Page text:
Farming after retirement: A couple in Surigao del Sur established a farm to continue their passion for agriculture

Dominga Ebare and Ricarte Ebare, owners of OTAW (Once Tasted Always Wanted) farm in Hinatuan, Surigao del Sur. (OTAW Farm)


After devoting their lives to raising a family and tending to their home, Dominga Ebare and her husband, Ricarte Ebare, decided to establish a farm after retirement. Their ambition was to create a farm that not only engaged in but also prioritized organic and sustainable methods.


Dominga Ebare and Ricarte Ebare, owners of OTAW (Once Tasted Always Wanted) farm in Hinatuan, Surigao del Sur. (OTAW Farm)

Ricarte is a licensed agricultural engineer and Dominga graduated with a degree in BS Agricultural Technology. After getting married, Dominga focused on homemaking and nurturing their garden while Ricarte worked in a private company. Their farming journey started in 2011 when they established OTAW (Once Tasted Always Wanted) farm in Hinatuan, Surigao del Sur that is planted to coconut, cacao, coffee, bamboo.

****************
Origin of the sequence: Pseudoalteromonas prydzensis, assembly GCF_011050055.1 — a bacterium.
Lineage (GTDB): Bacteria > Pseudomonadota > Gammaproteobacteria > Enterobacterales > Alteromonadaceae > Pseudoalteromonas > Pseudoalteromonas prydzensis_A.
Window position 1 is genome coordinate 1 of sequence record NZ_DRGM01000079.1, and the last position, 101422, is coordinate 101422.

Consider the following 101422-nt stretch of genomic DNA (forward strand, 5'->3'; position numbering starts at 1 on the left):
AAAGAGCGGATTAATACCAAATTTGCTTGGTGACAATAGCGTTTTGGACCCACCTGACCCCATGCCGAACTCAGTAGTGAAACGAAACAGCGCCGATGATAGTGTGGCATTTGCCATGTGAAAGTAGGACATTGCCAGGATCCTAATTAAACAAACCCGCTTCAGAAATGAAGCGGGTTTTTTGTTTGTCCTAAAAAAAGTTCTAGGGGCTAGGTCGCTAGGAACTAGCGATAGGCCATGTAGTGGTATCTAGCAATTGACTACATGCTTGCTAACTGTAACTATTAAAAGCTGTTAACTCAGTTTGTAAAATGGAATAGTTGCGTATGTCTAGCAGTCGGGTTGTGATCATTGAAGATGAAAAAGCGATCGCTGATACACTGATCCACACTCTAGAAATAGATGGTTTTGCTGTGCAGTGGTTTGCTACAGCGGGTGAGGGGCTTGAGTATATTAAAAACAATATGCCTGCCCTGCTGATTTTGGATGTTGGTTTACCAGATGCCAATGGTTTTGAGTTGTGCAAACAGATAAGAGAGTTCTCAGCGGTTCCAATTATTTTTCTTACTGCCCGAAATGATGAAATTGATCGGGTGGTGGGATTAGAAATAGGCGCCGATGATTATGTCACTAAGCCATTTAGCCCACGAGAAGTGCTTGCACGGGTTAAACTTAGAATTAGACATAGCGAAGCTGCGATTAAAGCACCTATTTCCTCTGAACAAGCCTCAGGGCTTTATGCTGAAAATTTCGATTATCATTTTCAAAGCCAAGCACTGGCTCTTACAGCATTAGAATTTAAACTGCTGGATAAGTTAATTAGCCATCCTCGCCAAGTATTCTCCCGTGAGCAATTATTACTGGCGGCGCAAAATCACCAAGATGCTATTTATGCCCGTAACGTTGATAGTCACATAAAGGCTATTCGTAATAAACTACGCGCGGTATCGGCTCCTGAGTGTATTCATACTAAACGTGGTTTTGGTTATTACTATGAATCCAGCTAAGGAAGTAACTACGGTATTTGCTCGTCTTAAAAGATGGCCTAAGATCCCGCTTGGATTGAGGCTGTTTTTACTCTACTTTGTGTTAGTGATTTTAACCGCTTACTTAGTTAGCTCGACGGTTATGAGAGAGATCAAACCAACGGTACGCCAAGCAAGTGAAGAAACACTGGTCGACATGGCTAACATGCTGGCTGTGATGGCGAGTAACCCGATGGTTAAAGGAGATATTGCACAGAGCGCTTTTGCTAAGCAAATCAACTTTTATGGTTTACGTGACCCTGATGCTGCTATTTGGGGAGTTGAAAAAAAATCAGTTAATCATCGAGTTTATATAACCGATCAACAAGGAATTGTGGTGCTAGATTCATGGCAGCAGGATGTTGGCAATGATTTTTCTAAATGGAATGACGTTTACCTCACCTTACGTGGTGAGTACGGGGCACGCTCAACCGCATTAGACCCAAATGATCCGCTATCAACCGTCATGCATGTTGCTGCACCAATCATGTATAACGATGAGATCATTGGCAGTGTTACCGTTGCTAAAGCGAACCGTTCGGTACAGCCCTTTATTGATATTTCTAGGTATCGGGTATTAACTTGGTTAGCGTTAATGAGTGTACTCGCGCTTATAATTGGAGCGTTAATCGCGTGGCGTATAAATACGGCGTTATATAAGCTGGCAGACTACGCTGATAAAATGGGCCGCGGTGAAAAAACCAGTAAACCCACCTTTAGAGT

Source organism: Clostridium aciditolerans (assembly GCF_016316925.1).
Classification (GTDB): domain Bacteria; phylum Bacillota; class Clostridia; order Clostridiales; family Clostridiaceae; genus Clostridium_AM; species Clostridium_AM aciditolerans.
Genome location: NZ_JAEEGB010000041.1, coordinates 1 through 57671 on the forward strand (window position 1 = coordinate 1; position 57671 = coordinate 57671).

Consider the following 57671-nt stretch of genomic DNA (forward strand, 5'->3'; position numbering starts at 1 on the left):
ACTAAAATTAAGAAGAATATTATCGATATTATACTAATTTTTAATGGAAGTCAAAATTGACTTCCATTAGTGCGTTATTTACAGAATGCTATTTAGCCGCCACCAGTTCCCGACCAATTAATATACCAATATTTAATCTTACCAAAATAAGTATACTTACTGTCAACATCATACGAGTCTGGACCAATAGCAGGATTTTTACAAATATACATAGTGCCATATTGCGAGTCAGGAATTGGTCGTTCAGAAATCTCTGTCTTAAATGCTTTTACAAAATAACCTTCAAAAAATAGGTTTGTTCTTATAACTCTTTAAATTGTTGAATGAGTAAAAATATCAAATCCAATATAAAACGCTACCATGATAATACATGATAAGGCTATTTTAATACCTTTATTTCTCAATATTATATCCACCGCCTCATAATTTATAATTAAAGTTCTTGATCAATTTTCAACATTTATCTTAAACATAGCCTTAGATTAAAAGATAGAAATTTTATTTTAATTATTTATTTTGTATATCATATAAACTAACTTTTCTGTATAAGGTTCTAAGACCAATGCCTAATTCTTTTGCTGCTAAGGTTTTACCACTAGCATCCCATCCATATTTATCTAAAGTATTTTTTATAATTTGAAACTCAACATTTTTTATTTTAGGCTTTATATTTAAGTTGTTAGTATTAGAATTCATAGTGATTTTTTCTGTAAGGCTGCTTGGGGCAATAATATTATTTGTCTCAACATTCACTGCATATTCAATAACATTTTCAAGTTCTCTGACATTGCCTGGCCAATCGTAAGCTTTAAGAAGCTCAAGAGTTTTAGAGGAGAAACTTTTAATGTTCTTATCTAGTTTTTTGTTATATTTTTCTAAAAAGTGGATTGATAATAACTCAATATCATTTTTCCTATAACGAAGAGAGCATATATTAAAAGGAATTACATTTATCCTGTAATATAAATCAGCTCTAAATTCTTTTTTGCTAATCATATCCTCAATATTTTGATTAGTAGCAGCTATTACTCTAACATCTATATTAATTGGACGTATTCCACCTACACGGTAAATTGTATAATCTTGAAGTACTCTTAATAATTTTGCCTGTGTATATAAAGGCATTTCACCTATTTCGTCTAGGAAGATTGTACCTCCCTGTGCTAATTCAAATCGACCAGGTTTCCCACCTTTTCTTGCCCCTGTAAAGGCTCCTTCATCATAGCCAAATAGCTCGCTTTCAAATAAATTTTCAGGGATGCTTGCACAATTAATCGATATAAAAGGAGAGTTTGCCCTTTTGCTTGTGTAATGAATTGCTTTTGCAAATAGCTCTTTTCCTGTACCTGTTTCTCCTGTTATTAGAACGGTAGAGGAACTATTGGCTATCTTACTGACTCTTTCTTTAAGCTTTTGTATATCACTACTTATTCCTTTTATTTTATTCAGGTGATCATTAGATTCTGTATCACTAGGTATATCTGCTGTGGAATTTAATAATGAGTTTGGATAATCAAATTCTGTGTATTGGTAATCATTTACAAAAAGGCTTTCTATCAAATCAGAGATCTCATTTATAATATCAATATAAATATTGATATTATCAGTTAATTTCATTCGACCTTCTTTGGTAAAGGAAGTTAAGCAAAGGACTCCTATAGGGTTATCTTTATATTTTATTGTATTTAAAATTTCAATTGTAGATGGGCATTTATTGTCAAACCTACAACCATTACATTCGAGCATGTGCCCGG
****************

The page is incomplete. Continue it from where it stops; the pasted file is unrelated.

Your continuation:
“Currently, since all our children have graduated and my husband has retired, we are now enjoying managing our farm and are very hands-on in applying agricultural practices and in dealing with our co-farmers,” Dominga said.


Dominga harvesting dragonfruit. (OTAW Farm)

Farming products and practices

Dominga shared that their farm focuses on cultivating dwarf coconuts as the main crop, with the native tall variety also thriving there. Their farm has more than 400 coconut trees.

“The coconut is known as the “tree of life” because we can use every part of it, from the roots to the leaves,” Dominga said.


Tacunan dwarf coconut. (OTAW Farm)